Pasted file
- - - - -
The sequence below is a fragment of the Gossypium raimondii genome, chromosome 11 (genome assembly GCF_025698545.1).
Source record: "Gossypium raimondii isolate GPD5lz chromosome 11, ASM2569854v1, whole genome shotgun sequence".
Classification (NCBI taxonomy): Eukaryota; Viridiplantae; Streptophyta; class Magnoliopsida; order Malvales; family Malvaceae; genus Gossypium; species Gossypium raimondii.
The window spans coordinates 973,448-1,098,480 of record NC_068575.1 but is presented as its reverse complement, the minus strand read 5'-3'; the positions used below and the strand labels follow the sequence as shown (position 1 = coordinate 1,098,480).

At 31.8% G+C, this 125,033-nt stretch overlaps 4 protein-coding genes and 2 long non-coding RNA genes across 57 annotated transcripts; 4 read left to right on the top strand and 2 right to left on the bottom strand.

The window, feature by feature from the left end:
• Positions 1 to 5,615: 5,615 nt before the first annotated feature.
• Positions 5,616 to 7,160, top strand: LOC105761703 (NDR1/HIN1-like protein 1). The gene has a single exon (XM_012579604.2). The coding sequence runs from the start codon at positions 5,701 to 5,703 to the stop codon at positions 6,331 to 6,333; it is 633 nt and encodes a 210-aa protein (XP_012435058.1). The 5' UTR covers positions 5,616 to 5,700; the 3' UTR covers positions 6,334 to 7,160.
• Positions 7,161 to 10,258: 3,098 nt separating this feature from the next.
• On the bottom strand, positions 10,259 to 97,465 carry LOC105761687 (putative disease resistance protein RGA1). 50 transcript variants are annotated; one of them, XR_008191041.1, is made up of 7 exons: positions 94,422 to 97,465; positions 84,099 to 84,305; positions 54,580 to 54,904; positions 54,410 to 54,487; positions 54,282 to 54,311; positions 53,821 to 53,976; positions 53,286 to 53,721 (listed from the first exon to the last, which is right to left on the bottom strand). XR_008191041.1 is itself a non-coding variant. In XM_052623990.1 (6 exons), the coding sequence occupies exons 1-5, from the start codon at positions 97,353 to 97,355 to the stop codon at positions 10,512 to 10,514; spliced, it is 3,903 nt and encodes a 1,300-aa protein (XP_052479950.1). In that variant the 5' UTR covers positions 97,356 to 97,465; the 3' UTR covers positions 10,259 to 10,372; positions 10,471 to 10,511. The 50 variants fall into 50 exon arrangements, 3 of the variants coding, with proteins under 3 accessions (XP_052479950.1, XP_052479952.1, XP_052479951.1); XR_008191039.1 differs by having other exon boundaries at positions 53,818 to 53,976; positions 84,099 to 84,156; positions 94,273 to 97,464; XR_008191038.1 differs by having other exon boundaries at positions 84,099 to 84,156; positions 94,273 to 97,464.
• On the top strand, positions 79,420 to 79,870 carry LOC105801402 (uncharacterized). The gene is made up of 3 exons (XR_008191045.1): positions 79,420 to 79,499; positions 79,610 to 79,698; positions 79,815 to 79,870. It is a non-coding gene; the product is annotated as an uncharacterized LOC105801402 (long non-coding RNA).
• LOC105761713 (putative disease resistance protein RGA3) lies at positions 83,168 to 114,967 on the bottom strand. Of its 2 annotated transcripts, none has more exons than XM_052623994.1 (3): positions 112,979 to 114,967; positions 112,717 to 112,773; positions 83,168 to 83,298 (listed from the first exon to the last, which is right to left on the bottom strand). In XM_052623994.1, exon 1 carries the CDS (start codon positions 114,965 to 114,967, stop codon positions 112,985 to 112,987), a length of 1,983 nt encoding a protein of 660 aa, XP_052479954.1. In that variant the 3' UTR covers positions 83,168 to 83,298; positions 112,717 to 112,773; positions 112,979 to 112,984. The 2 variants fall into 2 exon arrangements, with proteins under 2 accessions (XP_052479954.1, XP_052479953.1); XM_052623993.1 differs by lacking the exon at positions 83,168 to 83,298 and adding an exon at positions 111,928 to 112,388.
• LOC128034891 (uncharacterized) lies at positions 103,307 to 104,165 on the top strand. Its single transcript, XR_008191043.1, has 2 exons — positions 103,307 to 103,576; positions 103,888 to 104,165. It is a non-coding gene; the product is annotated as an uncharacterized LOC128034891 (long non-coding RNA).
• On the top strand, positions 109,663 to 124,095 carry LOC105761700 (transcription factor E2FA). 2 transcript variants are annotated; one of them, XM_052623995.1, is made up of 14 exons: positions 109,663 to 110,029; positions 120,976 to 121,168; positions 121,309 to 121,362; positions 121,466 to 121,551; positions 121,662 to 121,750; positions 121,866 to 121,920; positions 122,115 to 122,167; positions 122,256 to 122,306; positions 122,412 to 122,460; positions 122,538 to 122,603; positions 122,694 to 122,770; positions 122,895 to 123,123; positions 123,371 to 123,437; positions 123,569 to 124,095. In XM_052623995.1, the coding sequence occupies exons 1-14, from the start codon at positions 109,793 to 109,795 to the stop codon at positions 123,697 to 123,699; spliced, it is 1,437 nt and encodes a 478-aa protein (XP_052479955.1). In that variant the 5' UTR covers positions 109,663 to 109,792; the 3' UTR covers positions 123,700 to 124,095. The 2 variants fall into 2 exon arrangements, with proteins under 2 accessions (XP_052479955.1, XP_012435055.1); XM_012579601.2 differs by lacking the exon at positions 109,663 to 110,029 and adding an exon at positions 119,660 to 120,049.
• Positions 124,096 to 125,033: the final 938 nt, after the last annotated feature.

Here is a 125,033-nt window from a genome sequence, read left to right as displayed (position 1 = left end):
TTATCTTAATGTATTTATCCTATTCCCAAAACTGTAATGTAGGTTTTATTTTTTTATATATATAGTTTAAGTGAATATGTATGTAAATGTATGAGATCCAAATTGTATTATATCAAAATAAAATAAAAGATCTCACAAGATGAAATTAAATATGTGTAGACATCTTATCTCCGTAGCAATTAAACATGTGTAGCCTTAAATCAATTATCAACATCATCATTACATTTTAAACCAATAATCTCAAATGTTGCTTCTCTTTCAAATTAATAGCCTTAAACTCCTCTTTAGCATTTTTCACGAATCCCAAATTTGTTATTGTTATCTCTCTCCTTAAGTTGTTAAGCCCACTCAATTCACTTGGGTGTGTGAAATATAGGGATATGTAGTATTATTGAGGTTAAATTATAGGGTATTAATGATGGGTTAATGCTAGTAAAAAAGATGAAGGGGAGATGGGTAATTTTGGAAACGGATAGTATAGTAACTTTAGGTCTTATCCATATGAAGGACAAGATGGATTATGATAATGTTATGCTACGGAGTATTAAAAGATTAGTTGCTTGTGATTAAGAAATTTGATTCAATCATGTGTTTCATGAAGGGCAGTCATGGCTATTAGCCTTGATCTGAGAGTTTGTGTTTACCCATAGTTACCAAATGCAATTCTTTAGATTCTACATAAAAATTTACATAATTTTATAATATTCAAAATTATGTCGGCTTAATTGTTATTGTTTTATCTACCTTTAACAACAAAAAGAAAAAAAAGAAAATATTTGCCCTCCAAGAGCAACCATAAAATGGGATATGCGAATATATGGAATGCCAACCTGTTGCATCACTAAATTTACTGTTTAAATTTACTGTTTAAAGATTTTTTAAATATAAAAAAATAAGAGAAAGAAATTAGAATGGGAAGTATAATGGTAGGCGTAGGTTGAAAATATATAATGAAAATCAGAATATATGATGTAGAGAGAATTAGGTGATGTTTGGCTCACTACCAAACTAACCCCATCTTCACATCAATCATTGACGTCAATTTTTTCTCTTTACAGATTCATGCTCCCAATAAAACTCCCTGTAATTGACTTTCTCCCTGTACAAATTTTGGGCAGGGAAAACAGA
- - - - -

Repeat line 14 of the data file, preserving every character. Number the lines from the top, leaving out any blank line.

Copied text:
• On the top strand, positions 109,663 to 124,095 carry LOC105761700 (transcription factor E2FA). 2 transcript variants are annotated; one of them, XM_052623995.1, is made up of 14 exons: positions 109,663 to 110,029; positions 120,976 to 121,168; positions 121,309 to 121,362; positions 121,466 to 121,551; positions 121,662 to 121,750; positions 121,866 to 121,920; positions 122,115 to 122,167; positions 122,256 to 122,306; positions 122,412 to 122,460; positions 122,538 to 122,603; positions 122,694 to 122,770; positions 122,895 to 123,123; positions 123,371 to 123,437; positions 123,569 to 124,095. In XM_052623995.1, the coding sequence occupies exons 1-14, from the start codon at positions 109,793 to 109,795 to the stop codon at positions 123,697 to 123,699; spliced, it is 1,437 nt and encodes a 478-aa protein (XP_052479955.1). In that variant the 5' UTR covers positions 109,663 to 109,792; the 3' UTR covers positions 123,700 to 124,095. The 2 variants fall into 2 exon arrangements, with proteins under 2 accessions (XP_052479955.1, XP_012435055.1); XM_012579601.2 differs by lacking the exon at positions 109,663 to 110,029 and adding an exon at positions 119,660 to 120,049.